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129 BARRIERS TO ACCRUAL TO CLINICAL TRIALS FOR BREAST CARCINOMA IN MINORITY WOMEN IN EASTERN NORTH CAROLINA.
  1. K. S. Milligan*,
  2. C. A. Lynch*,
  3. D. L. Phillips*,+,
  4. D. K. Liles1
  1. *Brody School of Medicine at East Carolina University, Greenville, NC
  2. +Pitt County Memorial Hospital, Leo W. Jenkins Cancer Center, Greenville, NC.

Abstract

Purpose Despite national statistics that indicate a lower incidence of breast carcinoma among African American women than Caucasian women, the mortality rate for African American women is higher. Data regarding these differences in mortality and incidence can only be obtained through inclusion of women of ethnic groups on large national clinical trials. Presently, fewer minorities enrol in clinical trials than Caucasian women. Some barriers to minority participation in clinical trials are common to all areas of the United States, whereas some factors are unique to specific geographic areas. This study was designed to determine what specific factors, such as illiteracy, impact minority enrolment onto clinical trials in rural eastern North Carolina.

Methods All newly diagnosed breast cancer patients at our center were asked to participate in a pilot questionnaire study from August to October 2006. Information requested included distance to travel for therapy, education, income, and prior knowledge of cancer or clinical trials.

Results Education levels, income levels, regular health care evaluations, and insurance coverage differed between the minority and nonminority participants. Religious affiliation did not differ between these groups. Eighty-three percent of Caucasian women recorded knowing what a clinical trial was and could provide a correct description of a clinical study; 30% of minority women knew the accurate definition of a clinical trial. No minority patients reported knowing someone who had participated in a clinical trial, whereas 17% of Caucasian women did. Forty percent of minority participants knew individuals who had been treated for cancer versus 50% of Caucasians. Sixty-seven percent of Caucasian women would participate in a clinical trial; 40% of minority women reported that they would participate.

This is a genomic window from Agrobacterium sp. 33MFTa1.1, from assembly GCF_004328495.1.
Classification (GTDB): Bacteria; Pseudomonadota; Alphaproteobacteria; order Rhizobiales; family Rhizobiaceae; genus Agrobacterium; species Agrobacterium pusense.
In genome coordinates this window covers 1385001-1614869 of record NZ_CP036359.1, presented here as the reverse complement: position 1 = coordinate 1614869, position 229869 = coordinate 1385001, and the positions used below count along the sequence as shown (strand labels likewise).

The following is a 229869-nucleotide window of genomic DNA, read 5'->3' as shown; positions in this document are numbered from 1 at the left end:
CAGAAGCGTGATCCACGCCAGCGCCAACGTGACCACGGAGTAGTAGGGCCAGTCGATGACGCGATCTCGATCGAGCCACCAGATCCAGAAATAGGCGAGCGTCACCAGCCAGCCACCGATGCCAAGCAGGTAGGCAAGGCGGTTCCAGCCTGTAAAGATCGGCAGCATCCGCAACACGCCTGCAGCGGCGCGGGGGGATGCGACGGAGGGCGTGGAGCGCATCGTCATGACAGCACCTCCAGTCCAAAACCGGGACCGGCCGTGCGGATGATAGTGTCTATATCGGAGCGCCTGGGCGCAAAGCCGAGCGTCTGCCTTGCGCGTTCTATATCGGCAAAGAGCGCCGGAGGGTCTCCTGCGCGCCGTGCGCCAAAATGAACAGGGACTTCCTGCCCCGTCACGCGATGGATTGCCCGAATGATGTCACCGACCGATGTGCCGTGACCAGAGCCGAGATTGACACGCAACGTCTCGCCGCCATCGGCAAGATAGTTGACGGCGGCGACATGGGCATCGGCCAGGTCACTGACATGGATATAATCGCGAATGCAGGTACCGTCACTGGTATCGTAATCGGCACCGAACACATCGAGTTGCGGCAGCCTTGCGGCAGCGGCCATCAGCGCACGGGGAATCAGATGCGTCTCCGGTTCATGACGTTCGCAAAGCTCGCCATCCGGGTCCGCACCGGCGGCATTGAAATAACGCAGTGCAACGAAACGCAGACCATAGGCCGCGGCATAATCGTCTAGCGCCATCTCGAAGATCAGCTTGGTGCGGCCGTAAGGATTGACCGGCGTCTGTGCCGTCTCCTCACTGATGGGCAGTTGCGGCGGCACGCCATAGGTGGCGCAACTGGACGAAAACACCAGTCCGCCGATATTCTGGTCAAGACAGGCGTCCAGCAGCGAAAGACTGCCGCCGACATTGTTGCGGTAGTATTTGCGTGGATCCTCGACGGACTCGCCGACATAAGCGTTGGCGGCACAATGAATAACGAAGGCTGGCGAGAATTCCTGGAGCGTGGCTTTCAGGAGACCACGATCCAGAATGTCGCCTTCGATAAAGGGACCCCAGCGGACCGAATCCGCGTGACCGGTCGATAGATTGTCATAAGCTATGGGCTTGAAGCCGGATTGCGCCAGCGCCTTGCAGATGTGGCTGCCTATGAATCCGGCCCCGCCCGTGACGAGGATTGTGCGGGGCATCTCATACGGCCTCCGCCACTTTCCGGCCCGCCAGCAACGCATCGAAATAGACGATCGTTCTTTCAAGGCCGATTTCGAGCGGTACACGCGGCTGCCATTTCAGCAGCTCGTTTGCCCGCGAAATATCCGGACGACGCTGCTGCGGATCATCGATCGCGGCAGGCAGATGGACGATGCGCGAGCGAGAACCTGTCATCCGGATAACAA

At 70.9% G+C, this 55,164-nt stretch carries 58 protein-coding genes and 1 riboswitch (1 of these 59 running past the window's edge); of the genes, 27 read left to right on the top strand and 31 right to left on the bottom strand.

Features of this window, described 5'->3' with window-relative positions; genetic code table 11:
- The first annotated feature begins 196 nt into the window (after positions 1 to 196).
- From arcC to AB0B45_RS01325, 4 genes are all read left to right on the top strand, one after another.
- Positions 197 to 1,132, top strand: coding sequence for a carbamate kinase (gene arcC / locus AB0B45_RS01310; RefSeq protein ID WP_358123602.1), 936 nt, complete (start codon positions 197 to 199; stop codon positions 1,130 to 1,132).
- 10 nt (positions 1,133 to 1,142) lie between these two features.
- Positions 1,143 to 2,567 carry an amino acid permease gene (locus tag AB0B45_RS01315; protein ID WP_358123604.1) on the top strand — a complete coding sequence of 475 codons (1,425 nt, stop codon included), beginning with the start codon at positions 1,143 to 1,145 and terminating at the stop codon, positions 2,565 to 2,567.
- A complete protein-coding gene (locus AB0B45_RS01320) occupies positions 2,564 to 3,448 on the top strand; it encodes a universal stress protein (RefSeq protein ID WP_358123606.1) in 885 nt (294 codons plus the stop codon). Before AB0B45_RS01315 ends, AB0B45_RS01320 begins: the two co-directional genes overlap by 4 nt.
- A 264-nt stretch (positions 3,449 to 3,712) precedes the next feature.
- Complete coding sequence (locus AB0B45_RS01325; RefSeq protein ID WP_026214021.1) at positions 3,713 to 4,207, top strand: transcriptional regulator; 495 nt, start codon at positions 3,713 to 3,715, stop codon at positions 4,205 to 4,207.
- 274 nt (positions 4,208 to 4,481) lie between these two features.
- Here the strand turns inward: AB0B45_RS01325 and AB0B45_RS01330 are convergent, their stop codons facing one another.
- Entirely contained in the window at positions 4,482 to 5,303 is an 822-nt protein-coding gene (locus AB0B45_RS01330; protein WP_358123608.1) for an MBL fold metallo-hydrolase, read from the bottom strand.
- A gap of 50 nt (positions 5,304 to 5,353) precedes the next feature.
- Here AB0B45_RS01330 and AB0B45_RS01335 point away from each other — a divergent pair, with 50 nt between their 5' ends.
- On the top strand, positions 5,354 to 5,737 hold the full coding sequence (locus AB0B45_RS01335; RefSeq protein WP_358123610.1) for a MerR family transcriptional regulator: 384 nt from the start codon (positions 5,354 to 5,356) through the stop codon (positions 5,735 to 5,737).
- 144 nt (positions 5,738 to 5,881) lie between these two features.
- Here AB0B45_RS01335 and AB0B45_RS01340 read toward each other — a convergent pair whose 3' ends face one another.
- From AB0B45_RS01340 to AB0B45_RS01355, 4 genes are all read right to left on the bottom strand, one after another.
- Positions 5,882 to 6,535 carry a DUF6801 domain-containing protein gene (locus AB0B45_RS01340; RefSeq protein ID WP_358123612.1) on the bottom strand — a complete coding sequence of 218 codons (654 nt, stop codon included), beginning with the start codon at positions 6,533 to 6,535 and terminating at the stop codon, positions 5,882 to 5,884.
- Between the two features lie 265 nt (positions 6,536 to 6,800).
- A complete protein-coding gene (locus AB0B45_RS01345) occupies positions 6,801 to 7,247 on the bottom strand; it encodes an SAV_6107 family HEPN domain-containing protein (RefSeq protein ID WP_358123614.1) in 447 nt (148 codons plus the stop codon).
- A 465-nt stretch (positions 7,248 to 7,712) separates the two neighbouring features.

Conclusions There is a discrepancy between the economic and education levels of our minority and nonminority breast cancer patients in eastern North Carolina. This corresponds with uninsured patients and women who do not have the ability to obtain regular medical care. Additionally, personal experience with cancer treatments is different between the groups. A larger study is needed to gather more information on how to further define efforts for accrual to clinical trials.

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